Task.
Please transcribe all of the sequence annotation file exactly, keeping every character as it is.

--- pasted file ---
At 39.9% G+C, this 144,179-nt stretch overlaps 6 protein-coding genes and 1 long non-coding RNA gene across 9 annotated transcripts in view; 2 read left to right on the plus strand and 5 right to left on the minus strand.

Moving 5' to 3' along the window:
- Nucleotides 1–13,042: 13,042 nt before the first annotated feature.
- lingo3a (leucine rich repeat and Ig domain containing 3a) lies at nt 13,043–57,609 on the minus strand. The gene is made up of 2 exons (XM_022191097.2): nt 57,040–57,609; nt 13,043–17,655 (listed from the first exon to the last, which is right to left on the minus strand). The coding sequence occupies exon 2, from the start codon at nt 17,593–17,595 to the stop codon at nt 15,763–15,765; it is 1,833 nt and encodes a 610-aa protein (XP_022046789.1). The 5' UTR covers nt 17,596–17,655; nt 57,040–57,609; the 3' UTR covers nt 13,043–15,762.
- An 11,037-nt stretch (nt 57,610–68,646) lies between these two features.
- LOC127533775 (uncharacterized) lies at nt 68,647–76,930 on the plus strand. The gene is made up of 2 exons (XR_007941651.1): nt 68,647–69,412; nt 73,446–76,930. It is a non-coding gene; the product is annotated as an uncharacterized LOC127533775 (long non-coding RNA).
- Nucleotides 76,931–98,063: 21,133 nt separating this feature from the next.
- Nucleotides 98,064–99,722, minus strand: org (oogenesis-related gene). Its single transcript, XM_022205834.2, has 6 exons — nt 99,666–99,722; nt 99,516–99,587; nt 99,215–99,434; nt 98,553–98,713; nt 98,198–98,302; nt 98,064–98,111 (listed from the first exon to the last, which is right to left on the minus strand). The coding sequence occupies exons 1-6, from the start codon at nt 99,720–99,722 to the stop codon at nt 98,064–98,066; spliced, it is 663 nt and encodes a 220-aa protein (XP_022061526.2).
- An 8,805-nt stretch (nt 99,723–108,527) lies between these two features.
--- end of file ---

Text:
At 39.9% G+C, this 144,179-nt stretch overlaps 6 protein-coding genes and 1 long non-coding RNA gene across 9 annotated transcripts in view; 2 read left to right on the plus strand and 5 right to left on the minus strand.

Moving 5' to 3' along the window:
- Nucleotides 1–13,042: 13,042 nt before the first annotated feature.
- lingo3a (leucine rich repeat and Ig domain containing 3a) lies at nt 13,043–57,609 on the minus strand. The gene is made up of 2 exons (XM_022191097.2): nt 57,040–57,609; nt 13,043–17,655 (listed from the first exon to the last, which is right to left on the minus strand). The coding sequence occupies exon 2, from the start codon at nt 17,593–17,595 to the stop codon at nt 15,763–15,765; it is 1,833 nt and encodes a 610-aa protein (XP_022046789.1). The 5' UTR covers nt 17,596–17,655; nt 57,040–57,609; the 3' UTR covers nt 13,043–15,762.
- An 11,037-nt stretch (nt 57,610–68,646) lies between these two features.
- LOC127533775 (uncharacterized) lies at nt 68,647–76,930 on the plus strand. The gene is made up of 2 exons (XR_007941651.1): nt 68,647–69,412; nt 73,446–76,930. It is a non-coding gene; the product is annotated as an uncharacterized LOC127533775 (long non-coding RNA).
- Nucleotides 76,931–98,063: 21,133 nt separating this feature from the next.
- Nucleotides 98,064–99,722, minus strand: org (oogenesis-related gene). Its single transcript, XM_022205834.2, has 6 exons — nt 99,666–99,722; nt 99,516–99,587; nt 99,215–99,434; nt 98,553–98,713; nt 98,198–98,302; nt 98,064–98,111 (listed from the first exon to the last, which is right to left on the minus strand). The coding sequence occupies exons 1-6, from the start codon at nt 99,720–99,722 to the stop codon at nt 98,064–98,066; spliced, it is 663 nt and encodes a 220-aa protein (XP_022061526.2).
- An 8,805-nt stretch (nt 99,723–108,527) lies between these two features.